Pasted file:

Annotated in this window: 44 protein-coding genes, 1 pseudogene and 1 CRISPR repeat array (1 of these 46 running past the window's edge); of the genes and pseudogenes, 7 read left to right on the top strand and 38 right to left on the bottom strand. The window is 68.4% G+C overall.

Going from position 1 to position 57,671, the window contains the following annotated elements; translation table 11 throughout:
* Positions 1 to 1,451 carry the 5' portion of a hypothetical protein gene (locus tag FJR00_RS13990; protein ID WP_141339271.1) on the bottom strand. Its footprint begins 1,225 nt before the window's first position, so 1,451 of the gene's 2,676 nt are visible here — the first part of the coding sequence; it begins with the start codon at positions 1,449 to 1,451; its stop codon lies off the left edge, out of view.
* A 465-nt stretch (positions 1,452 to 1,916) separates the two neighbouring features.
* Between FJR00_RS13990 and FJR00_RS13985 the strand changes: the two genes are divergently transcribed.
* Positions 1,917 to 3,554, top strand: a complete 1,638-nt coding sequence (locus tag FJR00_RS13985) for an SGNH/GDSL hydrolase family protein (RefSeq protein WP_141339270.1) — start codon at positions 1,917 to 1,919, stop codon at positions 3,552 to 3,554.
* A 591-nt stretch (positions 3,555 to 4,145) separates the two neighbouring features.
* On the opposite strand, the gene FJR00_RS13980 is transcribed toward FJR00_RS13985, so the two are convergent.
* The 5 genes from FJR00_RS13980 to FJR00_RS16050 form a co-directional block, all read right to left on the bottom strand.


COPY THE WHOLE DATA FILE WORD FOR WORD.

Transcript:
Annotated in this window: 44 protein-coding genes, 1 pseudogene and 1 CRISPR repeat array (1 of these 46 running past the window's edge); of the genes and pseudogenes, 7 read left to right on the top strand and 38 right to left on the bottom strand. The window is 68.4% G+C overall.

Going from position 1 to position 57,671, the window contains the following annotated elements; translation table 11 throughout:
* Positions 1 to 1,451 carry the 5' portion of a hypothetical protein gene (locus tag FJR00_RS13990; protein ID WP_141339271.1) on the bottom strand. Its footprint begins 1,225 nt before the window's first position, so 1,451 of the gene's 2,676 nt are visible here — the first part of the coding sequence; it begins with the start codon at positions 1,449 to 1,451; its stop codon lies off the left edge, out of view.
* A 465-nt stretch (positions 1,452 to 1,916) separates the two neighbouring features.
* Between FJR00_RS13990 and FJR00_RS13985 the strand changes: the two genes are divergently transcribed.
* Positions 1,917 to 3,554, top strand: a complete 1,638-nt coding sequence (locus tag FJR00_RS13985) for an SGNH/GDSL hydrolase family protein (RefSeq protein WP_141339270.1) — start codon at positions 1,917 to 1,919, stop codon at positions 3,552 to 3,554.
* A 591-nt stretch (positions 3,555 to 4,145) separates the two neighbouring features.
* On the opposite strand, the gene FJR00_RS13980 is transcribed toward FJR00_RS13985, so the two are convergent.
* The 5 genes from FJR00_RS13980 to FJR00_RS16050 form a co-directional block, all read right to left on the bottom strand.